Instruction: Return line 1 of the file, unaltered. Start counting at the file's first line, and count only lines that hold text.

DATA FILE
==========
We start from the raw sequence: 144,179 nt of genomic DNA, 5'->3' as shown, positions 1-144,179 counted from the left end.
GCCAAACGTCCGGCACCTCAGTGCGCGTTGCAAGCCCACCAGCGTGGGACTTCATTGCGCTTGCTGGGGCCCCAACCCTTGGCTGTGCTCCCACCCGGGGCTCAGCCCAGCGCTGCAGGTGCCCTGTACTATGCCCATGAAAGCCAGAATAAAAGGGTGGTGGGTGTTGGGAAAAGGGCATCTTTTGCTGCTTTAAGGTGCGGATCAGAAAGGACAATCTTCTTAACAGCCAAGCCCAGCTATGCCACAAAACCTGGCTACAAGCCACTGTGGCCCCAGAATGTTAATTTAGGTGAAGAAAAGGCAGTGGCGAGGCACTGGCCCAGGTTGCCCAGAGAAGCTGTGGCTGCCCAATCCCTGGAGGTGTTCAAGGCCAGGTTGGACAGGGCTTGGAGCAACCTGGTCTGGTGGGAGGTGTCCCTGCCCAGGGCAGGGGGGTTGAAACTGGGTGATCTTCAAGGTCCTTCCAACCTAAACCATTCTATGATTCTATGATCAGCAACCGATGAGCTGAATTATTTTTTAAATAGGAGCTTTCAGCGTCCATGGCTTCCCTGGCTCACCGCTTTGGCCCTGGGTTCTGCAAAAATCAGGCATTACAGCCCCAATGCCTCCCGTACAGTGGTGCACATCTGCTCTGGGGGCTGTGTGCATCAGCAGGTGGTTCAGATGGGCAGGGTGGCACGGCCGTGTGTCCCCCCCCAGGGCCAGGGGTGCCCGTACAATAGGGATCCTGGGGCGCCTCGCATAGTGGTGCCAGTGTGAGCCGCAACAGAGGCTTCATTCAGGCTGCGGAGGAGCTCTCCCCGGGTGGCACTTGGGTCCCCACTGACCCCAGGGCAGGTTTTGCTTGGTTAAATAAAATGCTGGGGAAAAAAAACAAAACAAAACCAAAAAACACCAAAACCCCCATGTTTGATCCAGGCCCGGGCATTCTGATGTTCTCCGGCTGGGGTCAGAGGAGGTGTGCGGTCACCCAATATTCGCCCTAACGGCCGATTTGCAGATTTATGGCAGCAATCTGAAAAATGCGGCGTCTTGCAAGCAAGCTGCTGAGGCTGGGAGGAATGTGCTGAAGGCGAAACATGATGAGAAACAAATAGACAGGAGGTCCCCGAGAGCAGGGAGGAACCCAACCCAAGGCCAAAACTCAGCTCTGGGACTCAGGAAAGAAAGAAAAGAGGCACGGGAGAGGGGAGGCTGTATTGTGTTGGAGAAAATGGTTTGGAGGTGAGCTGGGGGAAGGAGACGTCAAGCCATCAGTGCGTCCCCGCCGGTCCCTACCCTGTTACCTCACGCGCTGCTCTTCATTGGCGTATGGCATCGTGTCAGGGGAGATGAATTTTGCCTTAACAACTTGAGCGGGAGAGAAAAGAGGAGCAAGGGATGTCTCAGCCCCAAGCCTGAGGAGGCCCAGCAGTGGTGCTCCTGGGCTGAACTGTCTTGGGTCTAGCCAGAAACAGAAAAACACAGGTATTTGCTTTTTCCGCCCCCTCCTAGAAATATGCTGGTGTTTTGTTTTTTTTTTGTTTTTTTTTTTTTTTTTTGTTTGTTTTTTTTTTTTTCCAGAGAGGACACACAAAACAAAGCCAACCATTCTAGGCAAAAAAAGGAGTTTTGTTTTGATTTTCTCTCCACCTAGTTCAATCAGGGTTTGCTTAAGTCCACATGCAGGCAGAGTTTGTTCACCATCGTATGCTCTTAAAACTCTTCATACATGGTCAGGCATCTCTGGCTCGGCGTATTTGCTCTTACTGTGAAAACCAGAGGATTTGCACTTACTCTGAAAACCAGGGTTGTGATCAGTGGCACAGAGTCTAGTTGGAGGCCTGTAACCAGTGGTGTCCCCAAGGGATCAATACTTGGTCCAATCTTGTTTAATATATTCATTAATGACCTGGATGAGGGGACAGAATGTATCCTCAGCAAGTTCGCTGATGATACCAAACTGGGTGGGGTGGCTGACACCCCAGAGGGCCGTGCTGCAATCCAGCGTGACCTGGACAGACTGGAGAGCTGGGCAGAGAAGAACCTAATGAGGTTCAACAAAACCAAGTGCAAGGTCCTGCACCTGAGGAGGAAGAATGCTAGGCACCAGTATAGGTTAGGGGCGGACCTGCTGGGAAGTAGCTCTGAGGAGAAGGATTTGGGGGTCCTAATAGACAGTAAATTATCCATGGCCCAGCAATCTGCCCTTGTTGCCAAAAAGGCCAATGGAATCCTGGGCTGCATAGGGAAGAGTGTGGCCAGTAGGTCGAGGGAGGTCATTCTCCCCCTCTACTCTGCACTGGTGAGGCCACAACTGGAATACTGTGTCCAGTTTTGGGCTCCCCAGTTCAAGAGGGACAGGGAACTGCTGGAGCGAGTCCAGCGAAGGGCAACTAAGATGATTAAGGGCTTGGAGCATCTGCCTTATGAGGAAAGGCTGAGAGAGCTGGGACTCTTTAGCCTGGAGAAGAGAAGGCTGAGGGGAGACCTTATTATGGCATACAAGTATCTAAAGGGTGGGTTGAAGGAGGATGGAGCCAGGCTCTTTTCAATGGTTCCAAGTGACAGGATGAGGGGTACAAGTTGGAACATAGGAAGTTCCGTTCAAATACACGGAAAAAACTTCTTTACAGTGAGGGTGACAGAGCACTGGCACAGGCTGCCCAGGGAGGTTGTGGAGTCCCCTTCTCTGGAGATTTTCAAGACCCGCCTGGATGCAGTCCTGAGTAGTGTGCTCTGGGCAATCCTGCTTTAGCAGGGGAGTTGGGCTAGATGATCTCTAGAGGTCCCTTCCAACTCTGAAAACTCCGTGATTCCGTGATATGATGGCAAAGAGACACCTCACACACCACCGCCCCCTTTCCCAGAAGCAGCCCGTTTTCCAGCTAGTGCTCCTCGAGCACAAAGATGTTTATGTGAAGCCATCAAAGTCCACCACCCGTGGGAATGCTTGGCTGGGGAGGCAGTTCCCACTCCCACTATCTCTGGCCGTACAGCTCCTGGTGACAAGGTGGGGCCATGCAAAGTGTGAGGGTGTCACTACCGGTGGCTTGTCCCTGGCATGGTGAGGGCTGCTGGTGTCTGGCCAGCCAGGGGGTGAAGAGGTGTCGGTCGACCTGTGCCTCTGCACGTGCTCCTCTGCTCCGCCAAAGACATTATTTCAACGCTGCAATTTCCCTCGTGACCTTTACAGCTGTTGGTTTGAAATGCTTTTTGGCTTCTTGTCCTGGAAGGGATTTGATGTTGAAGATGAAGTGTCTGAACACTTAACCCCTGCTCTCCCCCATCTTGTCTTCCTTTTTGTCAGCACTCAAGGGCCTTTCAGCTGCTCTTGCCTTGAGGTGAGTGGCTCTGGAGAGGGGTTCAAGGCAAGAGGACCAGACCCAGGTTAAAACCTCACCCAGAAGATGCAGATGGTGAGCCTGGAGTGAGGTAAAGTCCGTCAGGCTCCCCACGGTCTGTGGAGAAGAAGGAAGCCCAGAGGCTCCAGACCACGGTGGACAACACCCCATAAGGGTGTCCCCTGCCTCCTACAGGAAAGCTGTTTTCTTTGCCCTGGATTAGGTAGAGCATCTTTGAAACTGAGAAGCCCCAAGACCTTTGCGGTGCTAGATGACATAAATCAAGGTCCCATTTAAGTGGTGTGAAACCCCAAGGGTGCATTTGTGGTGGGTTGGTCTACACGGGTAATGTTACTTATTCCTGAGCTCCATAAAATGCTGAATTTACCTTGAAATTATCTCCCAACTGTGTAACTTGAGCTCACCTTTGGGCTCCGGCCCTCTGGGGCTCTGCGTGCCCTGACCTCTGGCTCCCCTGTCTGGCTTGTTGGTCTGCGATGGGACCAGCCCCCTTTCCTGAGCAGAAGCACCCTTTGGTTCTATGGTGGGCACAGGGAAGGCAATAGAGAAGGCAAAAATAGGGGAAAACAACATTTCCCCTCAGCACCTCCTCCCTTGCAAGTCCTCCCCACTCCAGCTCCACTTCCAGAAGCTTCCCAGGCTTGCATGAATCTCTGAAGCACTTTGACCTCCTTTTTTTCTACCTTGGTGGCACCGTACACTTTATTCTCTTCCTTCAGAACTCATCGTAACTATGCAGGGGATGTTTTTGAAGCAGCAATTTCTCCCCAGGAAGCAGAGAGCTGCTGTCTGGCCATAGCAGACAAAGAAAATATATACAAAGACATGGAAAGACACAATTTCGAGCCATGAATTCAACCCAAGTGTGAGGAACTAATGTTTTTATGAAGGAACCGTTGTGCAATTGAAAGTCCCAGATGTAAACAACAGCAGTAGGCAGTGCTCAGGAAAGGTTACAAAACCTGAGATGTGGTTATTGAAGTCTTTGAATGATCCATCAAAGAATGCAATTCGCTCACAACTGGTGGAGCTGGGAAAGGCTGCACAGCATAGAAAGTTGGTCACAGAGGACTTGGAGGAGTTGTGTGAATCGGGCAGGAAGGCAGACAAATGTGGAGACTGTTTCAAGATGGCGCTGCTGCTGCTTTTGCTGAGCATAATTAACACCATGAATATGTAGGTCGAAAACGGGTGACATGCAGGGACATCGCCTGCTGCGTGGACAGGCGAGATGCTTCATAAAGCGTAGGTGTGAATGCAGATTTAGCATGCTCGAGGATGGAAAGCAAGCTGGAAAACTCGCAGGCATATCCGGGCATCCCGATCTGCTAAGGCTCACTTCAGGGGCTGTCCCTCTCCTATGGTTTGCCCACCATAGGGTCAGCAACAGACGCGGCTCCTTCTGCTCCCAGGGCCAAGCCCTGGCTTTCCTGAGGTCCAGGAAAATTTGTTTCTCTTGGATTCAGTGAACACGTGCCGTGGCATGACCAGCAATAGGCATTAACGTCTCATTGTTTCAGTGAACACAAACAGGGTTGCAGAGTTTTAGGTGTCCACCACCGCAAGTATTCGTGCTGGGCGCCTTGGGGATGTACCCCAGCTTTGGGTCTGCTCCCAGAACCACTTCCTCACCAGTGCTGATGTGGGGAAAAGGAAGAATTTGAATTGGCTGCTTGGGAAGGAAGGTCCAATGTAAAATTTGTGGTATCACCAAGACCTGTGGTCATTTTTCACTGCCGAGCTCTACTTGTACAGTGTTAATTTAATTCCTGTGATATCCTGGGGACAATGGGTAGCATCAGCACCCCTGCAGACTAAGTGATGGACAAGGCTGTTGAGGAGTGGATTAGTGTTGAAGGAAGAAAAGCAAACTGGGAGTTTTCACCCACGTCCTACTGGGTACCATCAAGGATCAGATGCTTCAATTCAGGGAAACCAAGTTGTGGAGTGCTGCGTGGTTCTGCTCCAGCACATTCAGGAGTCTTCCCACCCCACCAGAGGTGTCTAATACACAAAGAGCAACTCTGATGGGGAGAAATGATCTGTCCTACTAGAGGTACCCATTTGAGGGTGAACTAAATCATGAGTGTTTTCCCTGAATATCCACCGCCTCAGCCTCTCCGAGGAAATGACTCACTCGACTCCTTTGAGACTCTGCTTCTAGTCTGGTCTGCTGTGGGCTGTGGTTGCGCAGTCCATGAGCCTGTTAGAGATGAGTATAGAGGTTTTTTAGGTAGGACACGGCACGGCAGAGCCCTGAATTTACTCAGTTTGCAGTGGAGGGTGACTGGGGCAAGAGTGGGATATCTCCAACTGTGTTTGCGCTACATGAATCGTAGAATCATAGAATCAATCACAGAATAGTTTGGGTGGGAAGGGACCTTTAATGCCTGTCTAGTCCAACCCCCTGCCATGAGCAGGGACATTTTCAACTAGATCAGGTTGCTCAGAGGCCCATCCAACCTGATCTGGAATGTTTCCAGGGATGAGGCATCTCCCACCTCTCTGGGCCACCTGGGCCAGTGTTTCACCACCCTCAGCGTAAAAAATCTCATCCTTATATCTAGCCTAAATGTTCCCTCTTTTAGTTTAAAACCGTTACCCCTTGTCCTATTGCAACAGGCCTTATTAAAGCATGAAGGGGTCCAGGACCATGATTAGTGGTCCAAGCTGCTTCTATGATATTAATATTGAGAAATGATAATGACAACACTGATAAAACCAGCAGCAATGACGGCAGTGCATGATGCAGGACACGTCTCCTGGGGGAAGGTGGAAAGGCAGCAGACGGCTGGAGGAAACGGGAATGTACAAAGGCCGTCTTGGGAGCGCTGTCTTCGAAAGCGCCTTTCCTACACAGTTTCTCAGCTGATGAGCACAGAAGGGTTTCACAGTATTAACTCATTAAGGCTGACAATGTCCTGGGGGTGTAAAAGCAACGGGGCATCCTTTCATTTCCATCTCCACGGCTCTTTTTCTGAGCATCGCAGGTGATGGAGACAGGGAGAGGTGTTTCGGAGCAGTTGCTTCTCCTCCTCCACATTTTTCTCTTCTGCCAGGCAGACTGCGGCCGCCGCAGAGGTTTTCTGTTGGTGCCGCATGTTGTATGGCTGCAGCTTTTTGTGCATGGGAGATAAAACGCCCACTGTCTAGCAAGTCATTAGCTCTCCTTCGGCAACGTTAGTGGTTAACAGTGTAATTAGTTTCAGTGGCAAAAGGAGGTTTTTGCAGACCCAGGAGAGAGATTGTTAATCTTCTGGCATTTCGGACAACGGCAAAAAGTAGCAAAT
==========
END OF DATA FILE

We start from the raw sequence: 144,179 nt of genomic DNA, 5'->3' as shown, positions 1-144,179 counted from the left end.